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FMCSA crash study raises questions

WASHINGTON, D.C. - The Federal Motor Carrier Safety Administration (FMSCA) recently released the results of a first-of-its-kind study to determine the causes of, and contributing factors to, crashes i...


SAFETY MYTH?: Truckers' reputations as the safest drivers on the road may have taken a hit. A recent study show that in accidents between trucks and cars, trucks are at fault 44% of the time. Photo by Adam Ledlow

SAFETY MYTH?: Truckers' reputations as the safest drivers on the road may have taken a hit. A recent study show that in accidents between trucks and cars, trucks are at fault 44% of the time. Photo by Adam Ledlow


WASHINGTON, D.C. – The Federal Motor Carrier Safety Administration (FMSCA) recently released the results of a first-of-its-kind study to determine the causes of, and contributing factors to, crashes involving commercial motor vehicles. The FMCSA’s Large Truck Crash Causation Study was mandated by the Motor Carrier Safety Act of 1999 and conducted from 2001 to 2003 at 24 sites in 17 US states. Each accident involved at least one large truck and resulted in at least one injury or fatality.

One of the study’s findings may take the wind out of many truckers’ sails, as it suggests truckers aren’t as safe as once thought. Many truck drivers boast that accidents between a truck and a passenger vehicle are almost always the four-wheeler’s fault (some put the number between 80 and 90%), but FMCSA’s study found that the car was at fault only 56% of the time in such accidents. That means trucks and cars are almost equally at fault, which poses a question: have truck drivers become less safe in recent years or have the 80 to 90% estimates always been wrong?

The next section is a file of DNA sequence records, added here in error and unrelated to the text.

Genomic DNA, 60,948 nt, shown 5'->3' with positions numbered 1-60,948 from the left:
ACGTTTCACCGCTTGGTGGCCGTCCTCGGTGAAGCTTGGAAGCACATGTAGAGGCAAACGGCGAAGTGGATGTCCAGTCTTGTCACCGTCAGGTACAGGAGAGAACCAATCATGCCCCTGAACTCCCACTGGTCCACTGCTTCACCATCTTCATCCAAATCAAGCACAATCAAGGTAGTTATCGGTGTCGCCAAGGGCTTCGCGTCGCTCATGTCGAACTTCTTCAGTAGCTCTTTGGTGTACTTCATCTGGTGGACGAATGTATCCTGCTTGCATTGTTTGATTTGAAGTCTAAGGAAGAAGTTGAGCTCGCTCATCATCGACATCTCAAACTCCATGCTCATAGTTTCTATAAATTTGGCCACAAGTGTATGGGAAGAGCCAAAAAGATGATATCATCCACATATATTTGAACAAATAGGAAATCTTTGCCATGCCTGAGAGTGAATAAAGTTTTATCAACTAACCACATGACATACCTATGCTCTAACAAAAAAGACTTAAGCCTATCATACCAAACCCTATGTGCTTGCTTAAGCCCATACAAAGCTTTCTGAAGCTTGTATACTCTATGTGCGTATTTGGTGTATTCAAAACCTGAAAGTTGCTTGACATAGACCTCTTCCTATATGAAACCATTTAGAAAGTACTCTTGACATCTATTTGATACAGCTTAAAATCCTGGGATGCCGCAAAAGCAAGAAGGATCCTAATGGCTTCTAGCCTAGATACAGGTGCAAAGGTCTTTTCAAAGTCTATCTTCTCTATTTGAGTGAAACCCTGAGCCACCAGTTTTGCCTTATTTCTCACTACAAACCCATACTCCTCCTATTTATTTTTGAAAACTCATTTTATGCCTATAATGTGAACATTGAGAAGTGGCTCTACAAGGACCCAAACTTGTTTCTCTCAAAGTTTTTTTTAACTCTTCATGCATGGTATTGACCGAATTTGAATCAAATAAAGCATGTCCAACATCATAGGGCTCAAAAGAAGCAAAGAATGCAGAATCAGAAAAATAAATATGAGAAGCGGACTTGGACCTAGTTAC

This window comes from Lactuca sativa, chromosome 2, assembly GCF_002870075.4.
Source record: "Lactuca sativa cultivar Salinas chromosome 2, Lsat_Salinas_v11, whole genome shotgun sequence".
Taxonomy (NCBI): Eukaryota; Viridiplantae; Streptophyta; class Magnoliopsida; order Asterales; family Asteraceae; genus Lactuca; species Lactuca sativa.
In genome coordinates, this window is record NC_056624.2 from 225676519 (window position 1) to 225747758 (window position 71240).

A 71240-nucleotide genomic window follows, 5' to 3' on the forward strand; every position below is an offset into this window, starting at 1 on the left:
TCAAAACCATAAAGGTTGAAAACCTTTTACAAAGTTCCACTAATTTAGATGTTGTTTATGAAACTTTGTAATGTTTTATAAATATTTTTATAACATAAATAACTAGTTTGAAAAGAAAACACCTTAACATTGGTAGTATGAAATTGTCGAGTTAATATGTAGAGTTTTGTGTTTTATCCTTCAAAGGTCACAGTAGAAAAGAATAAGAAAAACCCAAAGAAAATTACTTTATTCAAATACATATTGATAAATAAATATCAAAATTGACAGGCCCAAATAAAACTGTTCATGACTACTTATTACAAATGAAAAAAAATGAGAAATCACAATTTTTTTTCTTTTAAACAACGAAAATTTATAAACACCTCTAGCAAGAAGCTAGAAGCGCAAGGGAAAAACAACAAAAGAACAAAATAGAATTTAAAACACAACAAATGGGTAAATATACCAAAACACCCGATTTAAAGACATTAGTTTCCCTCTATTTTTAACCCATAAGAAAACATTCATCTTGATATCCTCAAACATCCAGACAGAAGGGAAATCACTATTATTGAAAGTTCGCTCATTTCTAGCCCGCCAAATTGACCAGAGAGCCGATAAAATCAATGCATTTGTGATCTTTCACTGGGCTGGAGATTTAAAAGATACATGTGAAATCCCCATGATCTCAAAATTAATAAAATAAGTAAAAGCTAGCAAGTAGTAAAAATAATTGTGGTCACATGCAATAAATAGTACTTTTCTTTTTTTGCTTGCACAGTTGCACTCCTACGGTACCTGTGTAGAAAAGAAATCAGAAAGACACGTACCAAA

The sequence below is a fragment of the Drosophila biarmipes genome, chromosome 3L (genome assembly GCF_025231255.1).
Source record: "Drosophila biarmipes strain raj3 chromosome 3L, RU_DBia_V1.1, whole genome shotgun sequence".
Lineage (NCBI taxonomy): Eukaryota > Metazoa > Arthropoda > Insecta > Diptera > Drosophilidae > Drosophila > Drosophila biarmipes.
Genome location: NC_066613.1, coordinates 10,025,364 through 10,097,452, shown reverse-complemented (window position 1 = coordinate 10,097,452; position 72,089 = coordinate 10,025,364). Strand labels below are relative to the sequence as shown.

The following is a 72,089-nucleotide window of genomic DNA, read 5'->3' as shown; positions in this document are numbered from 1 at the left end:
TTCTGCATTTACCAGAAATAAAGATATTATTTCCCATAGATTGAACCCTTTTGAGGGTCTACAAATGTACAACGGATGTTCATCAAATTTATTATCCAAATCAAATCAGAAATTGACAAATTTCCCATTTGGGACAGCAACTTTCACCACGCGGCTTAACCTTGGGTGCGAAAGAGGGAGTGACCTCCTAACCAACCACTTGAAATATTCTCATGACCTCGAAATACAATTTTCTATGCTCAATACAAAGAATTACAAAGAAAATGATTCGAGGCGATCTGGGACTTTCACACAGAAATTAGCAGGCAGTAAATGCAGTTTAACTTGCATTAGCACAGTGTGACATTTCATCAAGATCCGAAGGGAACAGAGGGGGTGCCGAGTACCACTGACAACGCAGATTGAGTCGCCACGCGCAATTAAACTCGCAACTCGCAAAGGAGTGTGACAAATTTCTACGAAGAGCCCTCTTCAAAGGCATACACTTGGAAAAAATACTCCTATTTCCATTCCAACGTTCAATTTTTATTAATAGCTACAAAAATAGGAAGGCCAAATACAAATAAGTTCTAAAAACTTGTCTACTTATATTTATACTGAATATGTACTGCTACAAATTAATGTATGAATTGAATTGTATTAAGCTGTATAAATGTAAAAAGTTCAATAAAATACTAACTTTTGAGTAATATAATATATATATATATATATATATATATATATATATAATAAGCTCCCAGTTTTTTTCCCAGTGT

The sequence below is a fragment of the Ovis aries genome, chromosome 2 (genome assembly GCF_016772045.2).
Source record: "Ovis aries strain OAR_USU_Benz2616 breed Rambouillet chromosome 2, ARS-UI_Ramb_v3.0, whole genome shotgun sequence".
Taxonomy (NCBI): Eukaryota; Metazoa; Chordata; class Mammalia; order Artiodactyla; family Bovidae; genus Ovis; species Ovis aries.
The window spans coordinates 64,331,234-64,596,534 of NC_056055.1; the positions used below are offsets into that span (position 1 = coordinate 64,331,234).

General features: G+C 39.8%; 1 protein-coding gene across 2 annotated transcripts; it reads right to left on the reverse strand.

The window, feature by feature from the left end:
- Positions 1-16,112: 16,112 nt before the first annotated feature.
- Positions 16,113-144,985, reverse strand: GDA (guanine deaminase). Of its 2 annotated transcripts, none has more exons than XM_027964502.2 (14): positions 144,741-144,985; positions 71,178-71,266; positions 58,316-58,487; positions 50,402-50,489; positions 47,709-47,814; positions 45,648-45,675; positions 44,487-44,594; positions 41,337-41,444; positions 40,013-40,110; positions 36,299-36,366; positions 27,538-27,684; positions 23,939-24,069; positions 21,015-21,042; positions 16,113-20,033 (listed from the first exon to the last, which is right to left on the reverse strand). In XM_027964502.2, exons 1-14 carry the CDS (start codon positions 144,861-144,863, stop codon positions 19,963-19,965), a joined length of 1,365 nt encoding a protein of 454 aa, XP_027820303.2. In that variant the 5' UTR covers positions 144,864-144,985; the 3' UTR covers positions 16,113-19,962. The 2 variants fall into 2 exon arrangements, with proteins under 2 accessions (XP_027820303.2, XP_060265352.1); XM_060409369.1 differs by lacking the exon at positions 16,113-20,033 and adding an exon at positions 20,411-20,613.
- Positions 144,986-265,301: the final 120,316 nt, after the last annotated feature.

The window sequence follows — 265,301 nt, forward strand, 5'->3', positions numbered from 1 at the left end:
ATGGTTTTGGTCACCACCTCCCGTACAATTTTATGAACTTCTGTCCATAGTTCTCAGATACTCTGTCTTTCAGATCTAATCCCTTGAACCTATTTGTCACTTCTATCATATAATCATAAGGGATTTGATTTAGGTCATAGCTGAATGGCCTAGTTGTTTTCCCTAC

Ian Grossman, director of communications for the FMCSA, says it’s difficult to say either way.

“The truth is that there’s no real way of knowing,” he said. “There have truly been no studies of the nature that we just did.”

Grossman says the percentages that were thrown around in the past were the result of looking at the Fatality Analysis Reporting System (FARS), a database put together by the US National Highway Traffic Safety Administration. FARS only looks at driver-related factors that caused accidents and to commit that to causation is a mistake, according to Grossman.

“We at the FMCSA have cautioned against that. This study looks in-depth at all the reasons and factors that may contribute to increasing the risk of a crash, whereas the FARS data is very one-dimensional.”

In addition to finding fault, the study also found that prescription drugs were an associated factor in 28.7% of crashes sampled, and over-the-counter drugs were an associated factor in 19.4% of the cases. Associated factors are selected from a group of about 1,000 conditions or circumstances present at the time of the crash, but are not necessarily related to the crash. That still doesn’t rule them out as a possible cause, according to Grossman.